North Carolina’s Greensboro Science Center is delighted to announce the birth of two adorable red panda cubs, one male and one female, adding to the growing red panda family. The cubs were born on May 26 to Tai and Usha. This is the second red panda litter born at the GSC.
The cubs are currently staying in the GSC's Shearer Animal Hospital surgery room, which has been converted into a nursery. They’ll make their debut on Thursday, June 15, 2023. The opening of the Shearer Animal Hospital to the public will be delayed until 9:15am on Thursday, 06.15.23. In addition to viewing the cubs through the surgery window, guests are invited to watch feedings. Although feeding times are subject to change with little to no notice, they are currently scheduled for 11:45am and 3:00pm.
Greensboro, N.C. - - In a moment of pure delight and excitement, the Greensboro Science Center (GSC) is thrilled to announce the birth of a precious pygmy hippo calf. The calf was born on May 24, 2023 to Holly (female) and Ralph (male), a pair recommended for breeding by the Association of Zoos and Aquariums (AZA) Species Survival Plan® (SSP) Program, marking a significant milestone in the GSC’s most recent zoo expansion, Revolution Ridge. This is the first pygmy hippo born at the GSC.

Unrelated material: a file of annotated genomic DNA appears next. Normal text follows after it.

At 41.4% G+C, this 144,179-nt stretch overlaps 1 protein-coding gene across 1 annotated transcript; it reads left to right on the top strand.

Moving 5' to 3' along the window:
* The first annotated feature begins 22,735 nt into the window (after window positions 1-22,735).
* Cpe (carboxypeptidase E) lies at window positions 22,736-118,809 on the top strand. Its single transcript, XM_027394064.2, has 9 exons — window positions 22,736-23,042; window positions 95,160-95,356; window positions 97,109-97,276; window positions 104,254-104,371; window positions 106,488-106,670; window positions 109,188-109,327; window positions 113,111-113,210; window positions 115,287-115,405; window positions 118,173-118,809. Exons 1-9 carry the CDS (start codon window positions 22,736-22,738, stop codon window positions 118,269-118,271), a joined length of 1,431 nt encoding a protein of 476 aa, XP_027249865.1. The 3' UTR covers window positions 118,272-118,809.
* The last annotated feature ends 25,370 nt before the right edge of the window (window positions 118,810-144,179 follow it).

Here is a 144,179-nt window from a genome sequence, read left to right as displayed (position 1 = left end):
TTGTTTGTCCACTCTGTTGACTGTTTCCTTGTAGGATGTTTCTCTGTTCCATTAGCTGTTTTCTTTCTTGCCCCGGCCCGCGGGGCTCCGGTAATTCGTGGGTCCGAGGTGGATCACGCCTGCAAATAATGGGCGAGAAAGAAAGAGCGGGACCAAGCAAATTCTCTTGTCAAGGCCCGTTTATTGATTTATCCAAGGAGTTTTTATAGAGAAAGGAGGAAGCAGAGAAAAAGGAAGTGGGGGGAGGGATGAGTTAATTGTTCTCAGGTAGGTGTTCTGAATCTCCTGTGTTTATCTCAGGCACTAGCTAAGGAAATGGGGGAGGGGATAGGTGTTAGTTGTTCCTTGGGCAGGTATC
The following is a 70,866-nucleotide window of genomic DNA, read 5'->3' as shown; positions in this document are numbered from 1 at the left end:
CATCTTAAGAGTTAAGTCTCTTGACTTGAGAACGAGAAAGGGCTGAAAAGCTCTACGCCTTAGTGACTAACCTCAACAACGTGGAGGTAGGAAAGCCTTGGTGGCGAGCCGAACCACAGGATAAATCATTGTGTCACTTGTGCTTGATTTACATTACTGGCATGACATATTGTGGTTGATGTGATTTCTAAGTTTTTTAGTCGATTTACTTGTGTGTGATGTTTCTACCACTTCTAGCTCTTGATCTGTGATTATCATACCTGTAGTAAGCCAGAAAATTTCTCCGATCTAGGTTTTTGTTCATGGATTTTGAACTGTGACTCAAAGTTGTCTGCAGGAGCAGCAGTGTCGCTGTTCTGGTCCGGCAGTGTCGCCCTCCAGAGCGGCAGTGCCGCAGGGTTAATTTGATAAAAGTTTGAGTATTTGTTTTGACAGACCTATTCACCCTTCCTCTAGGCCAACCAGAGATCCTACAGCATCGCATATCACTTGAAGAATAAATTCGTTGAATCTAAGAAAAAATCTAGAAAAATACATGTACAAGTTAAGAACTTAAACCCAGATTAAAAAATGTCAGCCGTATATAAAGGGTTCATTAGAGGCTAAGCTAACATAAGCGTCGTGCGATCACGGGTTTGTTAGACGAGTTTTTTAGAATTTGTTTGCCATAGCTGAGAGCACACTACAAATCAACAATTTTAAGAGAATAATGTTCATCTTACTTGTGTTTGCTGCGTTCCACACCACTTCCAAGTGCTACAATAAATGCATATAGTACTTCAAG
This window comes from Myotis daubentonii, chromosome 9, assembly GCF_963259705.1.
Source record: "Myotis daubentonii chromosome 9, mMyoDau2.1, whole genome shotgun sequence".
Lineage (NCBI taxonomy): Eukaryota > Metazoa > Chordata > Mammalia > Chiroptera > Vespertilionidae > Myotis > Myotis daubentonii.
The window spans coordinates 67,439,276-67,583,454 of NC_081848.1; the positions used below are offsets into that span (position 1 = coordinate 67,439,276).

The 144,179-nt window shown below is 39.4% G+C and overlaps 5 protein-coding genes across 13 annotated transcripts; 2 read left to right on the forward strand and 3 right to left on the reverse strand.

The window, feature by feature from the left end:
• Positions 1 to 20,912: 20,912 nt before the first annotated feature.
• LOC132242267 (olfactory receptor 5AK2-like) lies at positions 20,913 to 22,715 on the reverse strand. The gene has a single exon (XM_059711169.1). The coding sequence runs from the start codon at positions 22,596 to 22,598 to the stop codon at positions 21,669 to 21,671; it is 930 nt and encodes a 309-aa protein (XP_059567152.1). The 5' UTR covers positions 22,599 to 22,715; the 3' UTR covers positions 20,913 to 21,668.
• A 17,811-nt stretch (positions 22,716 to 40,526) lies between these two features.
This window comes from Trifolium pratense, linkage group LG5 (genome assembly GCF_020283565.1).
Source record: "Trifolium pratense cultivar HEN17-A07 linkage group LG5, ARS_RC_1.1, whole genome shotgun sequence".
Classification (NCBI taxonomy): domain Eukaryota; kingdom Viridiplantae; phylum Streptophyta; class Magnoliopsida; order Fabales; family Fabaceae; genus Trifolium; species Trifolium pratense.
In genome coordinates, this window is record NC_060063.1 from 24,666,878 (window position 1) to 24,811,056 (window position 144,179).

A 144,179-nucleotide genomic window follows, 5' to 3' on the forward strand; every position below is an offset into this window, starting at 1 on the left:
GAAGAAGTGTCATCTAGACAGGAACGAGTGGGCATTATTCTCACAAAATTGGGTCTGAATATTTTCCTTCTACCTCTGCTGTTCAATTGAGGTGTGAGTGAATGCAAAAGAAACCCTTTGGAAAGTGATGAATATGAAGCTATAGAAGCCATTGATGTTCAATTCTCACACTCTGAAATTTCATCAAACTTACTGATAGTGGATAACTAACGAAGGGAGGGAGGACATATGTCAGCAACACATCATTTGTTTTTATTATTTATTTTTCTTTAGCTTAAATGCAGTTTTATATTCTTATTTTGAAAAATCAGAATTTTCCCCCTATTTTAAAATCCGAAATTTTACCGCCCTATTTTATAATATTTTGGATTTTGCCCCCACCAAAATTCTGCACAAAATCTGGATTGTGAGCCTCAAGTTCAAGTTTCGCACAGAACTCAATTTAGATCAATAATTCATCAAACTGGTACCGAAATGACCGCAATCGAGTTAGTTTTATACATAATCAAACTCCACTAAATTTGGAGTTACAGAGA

This tiny kitten was born to Mako and Talullah, Greensboro Science Center’s (North Carolina) fishing cat pair, on November 5, 2022. This is the fourth litter and third kitten born to them at the GSC. We will be announcing the name and sex of the kitten soon, so stay tuned for that!
Join Greensboro Science Center veterinarian, Dr. Sam Young, as his team gives their male Fishing cat, Angler, a physical exam. Dr. Sam is also joined by vet staff from the Cincinnati Zoo and Botanical Garden who visited the GSC in order to collect semen samples from Angler, which can then be preserved to help ensure a healthy population of Fishing cats in AZA institutions across the world. http://greensboroscience.org
Join Greensboro Science Center Keeper, Kelly Rauch, as she walks you through what a typical day is like for her at the Greensboro Science Center. Kelly takes care of their Okapi, Southern ground hornbill and Red pandas. Happy Keeper Appreciation Week to all of the keepers and aquarists out there! Thank you for all of your hard work and dedication!
GREENSBORO, NC — Ravi, the red panda cub born at the Greensboro Science Center (GSC) on June 20, will be moved to the Shearer Animal Hospital on Thursday, July 14, 2022, where he will be visible to GSC guests through a window.